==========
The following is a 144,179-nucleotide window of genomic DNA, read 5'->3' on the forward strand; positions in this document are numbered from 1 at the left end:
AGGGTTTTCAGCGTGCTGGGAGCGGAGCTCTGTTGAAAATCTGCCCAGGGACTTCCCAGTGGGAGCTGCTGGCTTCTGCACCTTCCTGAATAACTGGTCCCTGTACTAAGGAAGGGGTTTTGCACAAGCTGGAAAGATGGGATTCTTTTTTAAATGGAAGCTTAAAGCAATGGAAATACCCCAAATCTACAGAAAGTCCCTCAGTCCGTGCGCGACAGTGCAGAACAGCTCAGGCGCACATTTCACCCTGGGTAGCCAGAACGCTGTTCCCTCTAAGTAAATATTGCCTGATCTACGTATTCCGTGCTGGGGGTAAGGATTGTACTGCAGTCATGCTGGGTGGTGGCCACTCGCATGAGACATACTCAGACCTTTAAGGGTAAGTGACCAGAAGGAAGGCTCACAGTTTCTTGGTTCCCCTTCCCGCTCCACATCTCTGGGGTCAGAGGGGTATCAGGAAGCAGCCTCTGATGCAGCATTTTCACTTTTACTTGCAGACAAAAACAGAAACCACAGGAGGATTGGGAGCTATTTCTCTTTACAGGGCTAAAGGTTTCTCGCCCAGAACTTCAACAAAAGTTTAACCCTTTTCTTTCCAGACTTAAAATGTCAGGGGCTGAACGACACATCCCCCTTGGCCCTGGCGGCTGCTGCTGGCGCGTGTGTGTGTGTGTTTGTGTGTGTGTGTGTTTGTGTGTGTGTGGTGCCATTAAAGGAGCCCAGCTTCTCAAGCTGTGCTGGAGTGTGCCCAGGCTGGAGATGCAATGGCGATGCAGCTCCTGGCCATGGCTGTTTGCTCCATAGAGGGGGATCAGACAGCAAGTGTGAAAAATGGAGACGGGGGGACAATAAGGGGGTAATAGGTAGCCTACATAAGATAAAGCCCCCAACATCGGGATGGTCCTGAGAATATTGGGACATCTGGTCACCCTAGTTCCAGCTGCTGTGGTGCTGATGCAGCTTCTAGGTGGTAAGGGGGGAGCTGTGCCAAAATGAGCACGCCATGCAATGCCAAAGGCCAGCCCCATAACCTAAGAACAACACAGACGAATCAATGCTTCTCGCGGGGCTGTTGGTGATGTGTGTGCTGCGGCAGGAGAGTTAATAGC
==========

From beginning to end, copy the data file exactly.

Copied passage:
The following is a 144,179-nucleotide window of genomic DNA, read 5'->3' on the forward strand; positions in this document are numbered from 1 at the left end:
AGGGTTTTCAGCGTGCTGGGAGCGGAGCTCTGTTGAAAATCTGCCCAGGGACTTCCCAGTGGGAGCTGCTGGCTTCTGCACCTTCCTGAATAACTGGTCCCTGTACTAAGGAAGGGGTTTTGCACAAGCTGGAAAGATGGGATTCTTTTTTAAATGGAAGCTTAAAGCAATGGAAATACCCCAAATCTACAGAAAGTCCCTCAGTCCGTGCGCGACAGTGCAGAACAGCTCAGGCGCACATTTCACCCTGGGTAGCCAGAACGCTGTTCCCTCTAAGTAAATATTGCCTGATCTACGTATTCCGTGCTGGGGGTAAGGATTGTACTGCAGTCATGCTGGGTGGTGGCCACTCGCATGAGACATACTCAGACCTTTAAGGGTAAGTGACCAGAAGGAAGGCTCACAGTTTCTTGGTTCCCCTTCCCGCTCCACATCTCTGGGGTCAGAGGGGTATCAGGAAGCAGCCTCTGATGCAGCATTTTCACTTTTACTTGCAGACAAAAACAGAAACCACAGGAGGATTGGGAGCTATTTCTCTTTACAGGGCTAAAGGTTTCTCGCCCAGAACTTCAACAAAAGTTTAACCCTTTTCTTTCCAGACTTAAAATGTCAGGGGCTGAACGACACATCCCCCTTGGCCCTGGCGGCTGCTGCTGGCGCGTGTGTGTGTGTGTTTGTGTGTGTGTGTGTTTGTGTGTGTGTGGTGCCATTAAAGGAGCCCAGCTTCTCAAGCTGTGCTGGAGTGTGCCCAGGCTGGAGATGCAATGGCGATGCAGCTCCTGGCCATGGCTGTTTGCTCCATAGAGGGGGATCAGACAGCAAGTGTGAAAAATGGAGACGGGGGGACAATAAGGGGGTAATAGGTAGCCTACATAAGATAAAGCCCCCAACATCGGGATGGTCCTGAGAATATTGGGACATCTGGTCACCCTAGTTCCAGCTGCTGTGGTGCTGATGCAGCTTCTAGGTGGTAAGGGGGGAGCTGTGCCAAAATGAGCACGCCATGCAATGCCAAAGGCCAGCCCCATAACCTAAGAACAACACAGACGAATCAATGCTTCTCGCGGGGCTGTTGGTGATGTGTGTGCTGCGGCAGGAGAGTTAATAGC